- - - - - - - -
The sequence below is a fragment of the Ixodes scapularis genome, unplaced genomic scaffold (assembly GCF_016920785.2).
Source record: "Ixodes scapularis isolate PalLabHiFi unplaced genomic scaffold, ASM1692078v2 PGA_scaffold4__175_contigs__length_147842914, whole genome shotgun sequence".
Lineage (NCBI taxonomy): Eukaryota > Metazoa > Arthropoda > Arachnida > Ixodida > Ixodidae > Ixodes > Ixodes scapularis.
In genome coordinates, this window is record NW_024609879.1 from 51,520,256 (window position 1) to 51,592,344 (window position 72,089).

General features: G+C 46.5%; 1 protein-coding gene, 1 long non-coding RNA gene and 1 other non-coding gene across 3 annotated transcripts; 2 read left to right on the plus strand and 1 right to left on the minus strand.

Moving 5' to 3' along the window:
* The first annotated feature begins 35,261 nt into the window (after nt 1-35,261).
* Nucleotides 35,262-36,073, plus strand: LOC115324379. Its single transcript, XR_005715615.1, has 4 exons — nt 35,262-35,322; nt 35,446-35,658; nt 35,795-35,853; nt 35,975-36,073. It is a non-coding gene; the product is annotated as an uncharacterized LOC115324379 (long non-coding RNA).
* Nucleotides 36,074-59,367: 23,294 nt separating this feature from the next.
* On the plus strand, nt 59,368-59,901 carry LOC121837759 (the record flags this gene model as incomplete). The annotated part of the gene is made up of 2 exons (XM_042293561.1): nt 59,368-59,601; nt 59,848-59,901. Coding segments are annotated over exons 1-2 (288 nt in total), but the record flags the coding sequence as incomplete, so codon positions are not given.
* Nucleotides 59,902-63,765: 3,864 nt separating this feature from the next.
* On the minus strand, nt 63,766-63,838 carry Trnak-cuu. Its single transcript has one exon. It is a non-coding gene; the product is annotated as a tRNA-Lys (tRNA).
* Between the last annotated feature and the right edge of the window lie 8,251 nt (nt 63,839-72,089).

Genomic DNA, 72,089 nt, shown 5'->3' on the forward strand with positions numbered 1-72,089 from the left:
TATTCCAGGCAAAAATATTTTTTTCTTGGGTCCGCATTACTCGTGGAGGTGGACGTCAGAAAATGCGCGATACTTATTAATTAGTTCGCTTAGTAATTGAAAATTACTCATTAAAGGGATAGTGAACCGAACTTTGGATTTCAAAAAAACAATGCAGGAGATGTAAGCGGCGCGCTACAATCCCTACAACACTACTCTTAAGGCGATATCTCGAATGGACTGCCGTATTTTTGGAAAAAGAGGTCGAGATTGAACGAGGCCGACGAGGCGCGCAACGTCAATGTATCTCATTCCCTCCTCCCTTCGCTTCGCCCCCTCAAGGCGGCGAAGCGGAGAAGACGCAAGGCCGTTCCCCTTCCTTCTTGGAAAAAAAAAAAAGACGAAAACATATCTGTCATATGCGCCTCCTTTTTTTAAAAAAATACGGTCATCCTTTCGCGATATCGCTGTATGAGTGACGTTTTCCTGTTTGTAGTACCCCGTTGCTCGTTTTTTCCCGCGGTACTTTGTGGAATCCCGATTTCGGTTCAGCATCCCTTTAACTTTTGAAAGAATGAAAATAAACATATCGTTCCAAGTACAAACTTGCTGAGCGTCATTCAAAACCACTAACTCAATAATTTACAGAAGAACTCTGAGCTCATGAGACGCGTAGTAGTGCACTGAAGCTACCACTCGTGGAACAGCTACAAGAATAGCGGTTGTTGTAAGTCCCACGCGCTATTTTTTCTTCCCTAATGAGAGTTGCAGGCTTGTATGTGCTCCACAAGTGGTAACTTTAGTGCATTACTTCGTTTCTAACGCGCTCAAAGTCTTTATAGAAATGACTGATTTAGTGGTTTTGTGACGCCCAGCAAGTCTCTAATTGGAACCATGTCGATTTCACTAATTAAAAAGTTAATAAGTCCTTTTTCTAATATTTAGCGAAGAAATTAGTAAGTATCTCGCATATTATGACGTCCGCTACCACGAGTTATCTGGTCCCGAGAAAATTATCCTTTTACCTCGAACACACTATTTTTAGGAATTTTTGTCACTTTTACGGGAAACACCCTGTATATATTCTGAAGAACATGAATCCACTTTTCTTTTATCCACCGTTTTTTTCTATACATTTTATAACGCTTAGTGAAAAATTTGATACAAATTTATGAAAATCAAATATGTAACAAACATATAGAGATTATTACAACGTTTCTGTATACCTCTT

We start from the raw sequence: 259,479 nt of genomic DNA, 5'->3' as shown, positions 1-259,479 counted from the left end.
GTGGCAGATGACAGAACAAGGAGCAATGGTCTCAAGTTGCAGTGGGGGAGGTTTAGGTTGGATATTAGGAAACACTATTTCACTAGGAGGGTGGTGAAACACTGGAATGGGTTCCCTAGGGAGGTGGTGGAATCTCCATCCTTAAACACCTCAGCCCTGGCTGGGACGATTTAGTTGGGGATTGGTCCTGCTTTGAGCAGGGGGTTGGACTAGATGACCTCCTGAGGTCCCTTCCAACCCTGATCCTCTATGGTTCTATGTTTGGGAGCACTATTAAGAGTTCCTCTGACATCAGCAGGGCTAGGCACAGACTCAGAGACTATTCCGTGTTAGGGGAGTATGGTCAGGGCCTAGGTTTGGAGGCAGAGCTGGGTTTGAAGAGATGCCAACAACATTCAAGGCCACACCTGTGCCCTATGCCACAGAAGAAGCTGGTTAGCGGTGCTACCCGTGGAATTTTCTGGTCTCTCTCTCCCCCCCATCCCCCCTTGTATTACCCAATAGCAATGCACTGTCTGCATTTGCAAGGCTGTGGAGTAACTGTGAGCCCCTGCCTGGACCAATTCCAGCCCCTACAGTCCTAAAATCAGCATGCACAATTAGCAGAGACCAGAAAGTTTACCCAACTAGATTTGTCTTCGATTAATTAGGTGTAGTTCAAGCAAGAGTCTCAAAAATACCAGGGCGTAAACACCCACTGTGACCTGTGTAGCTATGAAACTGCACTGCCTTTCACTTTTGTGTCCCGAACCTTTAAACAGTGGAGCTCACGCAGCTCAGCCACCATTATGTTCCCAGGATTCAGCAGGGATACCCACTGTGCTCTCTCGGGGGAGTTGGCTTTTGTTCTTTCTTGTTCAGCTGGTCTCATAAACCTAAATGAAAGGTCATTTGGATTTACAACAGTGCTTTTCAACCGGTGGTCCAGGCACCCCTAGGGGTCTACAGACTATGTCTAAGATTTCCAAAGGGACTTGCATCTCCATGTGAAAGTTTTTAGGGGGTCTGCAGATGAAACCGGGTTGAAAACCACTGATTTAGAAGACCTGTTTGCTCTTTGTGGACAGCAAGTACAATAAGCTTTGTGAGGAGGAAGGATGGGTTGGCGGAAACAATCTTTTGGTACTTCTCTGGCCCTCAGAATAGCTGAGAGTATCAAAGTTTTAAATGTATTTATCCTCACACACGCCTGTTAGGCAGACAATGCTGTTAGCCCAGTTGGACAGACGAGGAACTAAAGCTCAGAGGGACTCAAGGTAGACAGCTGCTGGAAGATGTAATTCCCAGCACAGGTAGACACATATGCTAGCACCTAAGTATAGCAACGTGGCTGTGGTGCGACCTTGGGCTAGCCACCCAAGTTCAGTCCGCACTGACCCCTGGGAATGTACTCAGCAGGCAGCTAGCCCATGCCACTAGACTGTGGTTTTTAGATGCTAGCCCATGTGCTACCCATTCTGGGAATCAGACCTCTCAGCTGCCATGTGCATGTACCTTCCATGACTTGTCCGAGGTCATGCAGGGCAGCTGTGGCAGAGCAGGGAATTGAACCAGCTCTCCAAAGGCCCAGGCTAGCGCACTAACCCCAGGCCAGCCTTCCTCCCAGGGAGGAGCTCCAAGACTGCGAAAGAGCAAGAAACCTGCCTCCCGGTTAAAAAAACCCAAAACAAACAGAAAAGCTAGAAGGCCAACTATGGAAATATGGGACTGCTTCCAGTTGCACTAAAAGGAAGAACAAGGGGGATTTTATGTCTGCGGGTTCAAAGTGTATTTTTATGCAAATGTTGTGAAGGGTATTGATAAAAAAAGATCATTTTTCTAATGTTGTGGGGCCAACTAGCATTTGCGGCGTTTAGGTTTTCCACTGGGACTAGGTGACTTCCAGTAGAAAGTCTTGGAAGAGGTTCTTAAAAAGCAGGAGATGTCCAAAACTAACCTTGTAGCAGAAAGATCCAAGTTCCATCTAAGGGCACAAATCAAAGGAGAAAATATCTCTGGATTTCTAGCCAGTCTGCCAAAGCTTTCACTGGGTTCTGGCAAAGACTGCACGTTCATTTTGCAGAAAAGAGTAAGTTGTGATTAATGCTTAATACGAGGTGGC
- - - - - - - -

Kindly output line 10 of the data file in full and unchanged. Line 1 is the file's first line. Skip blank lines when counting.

* On the plus strand, nt 59,368-59,901 carry LOC121837759 (the record flags this gene model as incomplete). The annotated part of the gene is made up of 2 exons (XM_042293561.1): nt 59,368-59,601; nt 59,848-59,901. Coding segments are annotated over exons 1-2 (288 nt in total), but the record flags the coding sequence as incomplete, so codon positions are not given.